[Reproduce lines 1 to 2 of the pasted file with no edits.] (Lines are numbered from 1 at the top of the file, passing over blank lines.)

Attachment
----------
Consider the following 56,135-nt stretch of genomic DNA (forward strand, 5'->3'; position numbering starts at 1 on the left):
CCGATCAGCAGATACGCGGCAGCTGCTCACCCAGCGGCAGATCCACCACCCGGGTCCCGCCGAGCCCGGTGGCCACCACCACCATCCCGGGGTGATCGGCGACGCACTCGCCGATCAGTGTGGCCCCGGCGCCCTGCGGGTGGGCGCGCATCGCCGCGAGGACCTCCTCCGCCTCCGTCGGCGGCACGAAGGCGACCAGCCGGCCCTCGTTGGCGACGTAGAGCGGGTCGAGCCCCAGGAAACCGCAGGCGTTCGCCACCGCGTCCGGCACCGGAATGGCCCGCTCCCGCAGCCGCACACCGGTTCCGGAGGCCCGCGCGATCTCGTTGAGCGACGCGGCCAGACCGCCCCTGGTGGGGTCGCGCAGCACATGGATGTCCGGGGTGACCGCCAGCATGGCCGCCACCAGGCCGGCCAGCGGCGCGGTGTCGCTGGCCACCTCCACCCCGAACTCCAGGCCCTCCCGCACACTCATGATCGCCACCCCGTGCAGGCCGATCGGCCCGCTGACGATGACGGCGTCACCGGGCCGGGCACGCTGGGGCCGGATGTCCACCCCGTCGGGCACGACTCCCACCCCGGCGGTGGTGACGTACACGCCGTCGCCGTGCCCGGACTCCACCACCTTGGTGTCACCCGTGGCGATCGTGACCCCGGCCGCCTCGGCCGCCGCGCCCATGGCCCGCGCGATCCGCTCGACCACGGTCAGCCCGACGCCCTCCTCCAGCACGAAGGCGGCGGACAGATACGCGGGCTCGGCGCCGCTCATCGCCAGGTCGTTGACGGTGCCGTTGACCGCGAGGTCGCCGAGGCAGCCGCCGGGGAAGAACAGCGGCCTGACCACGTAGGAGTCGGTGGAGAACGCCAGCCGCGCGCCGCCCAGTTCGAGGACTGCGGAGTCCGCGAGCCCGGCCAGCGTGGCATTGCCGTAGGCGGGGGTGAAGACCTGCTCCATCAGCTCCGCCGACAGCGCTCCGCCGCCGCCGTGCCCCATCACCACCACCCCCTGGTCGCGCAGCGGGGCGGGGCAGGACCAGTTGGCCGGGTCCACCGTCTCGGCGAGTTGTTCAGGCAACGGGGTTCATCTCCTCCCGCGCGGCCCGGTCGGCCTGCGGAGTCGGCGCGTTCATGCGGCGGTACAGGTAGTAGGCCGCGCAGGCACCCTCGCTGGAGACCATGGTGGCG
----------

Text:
Consider the following 56,135-nt stretch of genomic DNA (forward strand, 5'->3'; position numbering starts at 1 on the left):
CCGATCAGCAGATACGCGGCAGCTGCTCACCCAGCGGCAGATCCACCACCCGGGTCCCGCCGAGCCCGGTGGCCACCACCACCATCCCGGGGTGATCGGCGACGCACTCGCCGATCAGTGTGGCCCCGGCGCCCTGCGGGTGGGCGCGCATCGCCGCGAGGACCTCCTCCGCCTCCGTCGGCGGCACGAAGGCGACCAGCCGGCCCTCGTTGGCGACGTAGAGCGGGTCGAGCCCCAGGAAACCGCAGGCGTTCGCCACCGCGTCCGGCACCGGAATGGCCCGCTCCCGCAGCCGCACACCGGTTCCGGAGGCCCGCGCGATCTCGTTGAGCGACGCGGCCAGACCGCCCCTGGTGGGGTCGCGCAGCACATGGATGTCCGGGGTGACCGCCAGCATGGCCGCCACCAGGCCGGCCAGCGGCGCGGTGTCGCTGGCCACCTCCACCCCGAACTCCAGGCCCTCCCGCACACTCATGATCGCCACCCCGTGCAGGCCGATCGGCCCGCTGACGATGACGGCGTCACCGGGCCGGGCACGCTGGGGCCGGATGTCCACCCCGTCGGGCACGACTCCCACCCCGGCGGTGGTGACGTACACGCCGTCGCCGTGCCCGGACTCCACCACCTTGGTGTCACCCGTGGCGATCGTGACCCCGGCCGCCTCGGCCGCCGCGCCCATGGCCCGCGCGATCCGCTCGACCACGGTCAGCCCGACGCCCTCCTCCAGCACGAAGGCGGCGGACAGATACGCGGGCTCGGCGCCGCTCATCGCCAGGTCGTTGACGGTGCCGTTGACCGCGAGGTCGCCGAGGCAGCCGCCGGGGAAGAACAGCGGCCTGACCACGTAGGAGTCGGTGGAGAACGCCAGCCGCGCGCCGCCCAGTTCGAGGACTGCGGAGTCCGCGAGCCCGGCCAGCGTGGCATTGCCGTAGGCGGGGGTGAAGACCTGCTCCATCAGCTCCGCCGACAGCGCTCCGCCGCCGCCGTGCCCCATCACCACCACCCCCTGGTCGCGCAGCGGGGCGGGGCAGGACCAGTTGGCCGGGTCCACCGTCTCGGCGAGTTGTTCAGGCAACGGGGTTCATCTCCTCCCGCGCGGCCCGGTCGGCCTGCGGAGTCGGCGCGTTCATGCGGCGGTACAGGTAGTAGGCCGCGCAGGCACCCTCGCTGGAGACCATGGTGGCG